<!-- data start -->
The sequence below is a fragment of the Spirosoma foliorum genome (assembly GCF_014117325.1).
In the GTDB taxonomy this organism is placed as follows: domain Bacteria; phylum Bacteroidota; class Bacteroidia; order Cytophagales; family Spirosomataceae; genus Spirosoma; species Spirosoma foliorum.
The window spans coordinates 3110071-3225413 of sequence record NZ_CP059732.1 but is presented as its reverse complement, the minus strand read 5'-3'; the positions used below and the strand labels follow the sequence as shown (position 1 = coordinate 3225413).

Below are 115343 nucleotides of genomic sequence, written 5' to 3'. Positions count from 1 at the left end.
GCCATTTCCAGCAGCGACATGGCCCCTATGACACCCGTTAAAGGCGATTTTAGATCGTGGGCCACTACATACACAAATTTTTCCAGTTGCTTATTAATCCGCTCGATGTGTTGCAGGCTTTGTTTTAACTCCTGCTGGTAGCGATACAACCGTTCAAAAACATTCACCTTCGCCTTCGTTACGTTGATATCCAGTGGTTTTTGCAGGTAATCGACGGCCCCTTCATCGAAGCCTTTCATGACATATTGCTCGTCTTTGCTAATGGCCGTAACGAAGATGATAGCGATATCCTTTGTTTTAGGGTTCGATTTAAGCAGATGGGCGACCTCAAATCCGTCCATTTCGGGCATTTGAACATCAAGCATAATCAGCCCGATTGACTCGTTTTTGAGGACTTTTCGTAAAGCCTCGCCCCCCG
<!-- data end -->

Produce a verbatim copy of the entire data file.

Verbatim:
The sequence below is a fragment of the Spirosoma foliorum genome (assembly GCF_014117325.1).
In the GTDB taxonomy this organism is placed as follows: domain Bacteria; phylum Bacteroidota; class Bacteroidia; order Cytophagales; family Spirosomataceae; genus Spirosoma; species Spirosoma foliorum.
The window spans coordinates 3110071-3225413 of sequence record NZ_CP059732.1 but is presented as its reverse complement, the minus strand read 5'-3'; the positions used below and the strand labels follow the sequence as shown (position 1 = coordinate 3225413).

Below are 115343 nucleotides of genomic sequence, written 5' to 3'. Positions count from 1 at the left end.
GCCATTTCCAGCAGCGACATGGCCCCTATGACACCCGTTAAAGGCGATTTTAGATCGTGGGCCACTACATACACAAATTTTTCCAGTTGCTTATTAATCCGCTCGATGTGTTGCAGGCTTTGTTTTAACTCCTGCTGGTAGCGATACAACCGTTCAAAAACATTCACCTTCGCCTTCGTTACGTTGATATCCAGTGGTTTTTGCAGGTAATCGACGGCCCCTTCATCGAAGCCTTTCATGACATATTGCTCGTCTTTGCTAATGGCCGTAACGAAGATGATAGCGATATCCTTTGTTTTAGGGTTCGATTTAAGCAGATGGGCGACCTCAAATCCGTCCATTTCGGGCATTTGAACATCAAGCATAATCAGCCCGATTGACTCGTTTTTGAGGACTTTTCGTAAAGCCTCGCCCCCCG